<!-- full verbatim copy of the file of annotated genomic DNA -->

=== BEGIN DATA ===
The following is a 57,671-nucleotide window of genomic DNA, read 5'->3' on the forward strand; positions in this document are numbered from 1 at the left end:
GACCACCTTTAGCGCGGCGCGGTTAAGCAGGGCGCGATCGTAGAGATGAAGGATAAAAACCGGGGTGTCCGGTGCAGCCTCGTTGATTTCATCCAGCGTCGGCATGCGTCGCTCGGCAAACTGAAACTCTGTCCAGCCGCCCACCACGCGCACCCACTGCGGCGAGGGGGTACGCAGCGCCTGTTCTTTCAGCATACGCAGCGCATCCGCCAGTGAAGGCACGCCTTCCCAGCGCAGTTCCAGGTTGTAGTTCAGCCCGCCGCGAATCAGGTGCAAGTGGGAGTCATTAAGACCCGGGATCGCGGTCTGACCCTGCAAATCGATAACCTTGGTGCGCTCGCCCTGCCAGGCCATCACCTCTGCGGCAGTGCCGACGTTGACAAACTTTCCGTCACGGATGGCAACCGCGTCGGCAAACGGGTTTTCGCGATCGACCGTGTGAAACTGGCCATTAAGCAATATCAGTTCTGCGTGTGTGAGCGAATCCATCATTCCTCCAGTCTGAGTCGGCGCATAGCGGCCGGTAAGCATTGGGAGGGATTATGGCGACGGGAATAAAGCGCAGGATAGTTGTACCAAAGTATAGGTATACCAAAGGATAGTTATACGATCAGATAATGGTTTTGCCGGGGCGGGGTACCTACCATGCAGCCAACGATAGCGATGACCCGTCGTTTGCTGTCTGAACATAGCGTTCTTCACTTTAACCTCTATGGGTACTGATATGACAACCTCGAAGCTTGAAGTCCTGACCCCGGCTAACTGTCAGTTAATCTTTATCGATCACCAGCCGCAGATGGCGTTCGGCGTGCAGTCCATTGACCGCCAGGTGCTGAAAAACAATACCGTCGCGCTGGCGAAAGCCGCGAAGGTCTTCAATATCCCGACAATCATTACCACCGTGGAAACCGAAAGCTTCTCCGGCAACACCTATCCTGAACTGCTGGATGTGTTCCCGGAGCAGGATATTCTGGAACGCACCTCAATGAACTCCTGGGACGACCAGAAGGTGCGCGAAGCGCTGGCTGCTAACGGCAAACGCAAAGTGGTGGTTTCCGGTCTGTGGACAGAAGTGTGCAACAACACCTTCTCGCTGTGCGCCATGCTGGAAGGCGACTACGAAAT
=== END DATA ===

The following is a 57,671-nucleotide window of genomic DNA, read 5'->3' on the forward strand; positions in this document are numbered from 1 at the left end:
GACCACCTTTAGCGCGGCGCGGTTAAGCAGGGCGCGATCGTAGAGATGAAGGATAAAAACCGGGGTGTCCGGTGCAGCCTCGTTGATTTCATCCAGCGTCGGCATGCGTCGCTCGGCAAACTGAAACTCTGTCCAGCCGCCCACCACGCGCACCCACTGCGGCGAGGGGGTACGCAGCGCCTGTTCTTTCAGCATACGCAGCGCATCCGCCAGTGAAGGCACGCCTTCCCAGCGCAGTTCCAGGTTGTAGTTCAGCCCGCCGCGAATCAGGTGCAAGTGGGAGTCATTAAGACCCGGGATCGCGGTCTGACCCTGCAAATCGATAACCTTGGTGCGCTCGCCCTGCCAGGCCATCACCTCTGCGGCAGTGCCGACGTTGACAAACTTTCCGTCACGGATGGCAACCGCGTCGGCAAACGGGTTTTCGCGATCGACCGTGTGAAACTGGCCATTAAGCAATATCAGTTCTGCGTGTGTGAGCGAATCCATCATTCCTCCAGTCTGAGTCGGCGCATAGCGGCCGGTAAGCATTGGGAGGGATTATGGCGACGGGAATAAAGCGCAGGATAGTTGTACCAAAGTATAGGTATACCAAAGGATAGTTATACGATCAGATAATGGTTTTGCCGGGGCGGGGTACCTACCATGCAGCCAACGATAGCGATGACCCGTCGTTTGCTGTCTGAACATAGCGTTCTTCACTTTAACCTCTATGGGTACTGATATGACAACCTCGAAGCTTGAAGTCCTGACCCCGGCTAACTGTCAGTTAATCTTTATCGATCACCAGCCGCAGATGGCGTTCGGCGTGCAGTCCATTGACCGCCAGGTGCTGAAAAACAATACCGTCGCGCTGGCGAAAGCCGCGAAGGTCTTCAATATCCCGACAATCATTACCACCGTGGAAACCGAAAGCTTCTCCGGCAACACCTATCCTGAACTGCTGGATGTGTTCCCGGAGCAGGATATTCTGGAACGCACCTCAATGAACTCCTGGGACGACCAGAAGGTGCGCGAAGCGCTGGCTGCTAACGGCAAACGCAAAGTGGTGGTTTCCGGTCTGTGGACAGAAGTGTGCAACAACACCTTCTCGCTGTGCGCCATGCTGGAAGGCGACTACGAAAT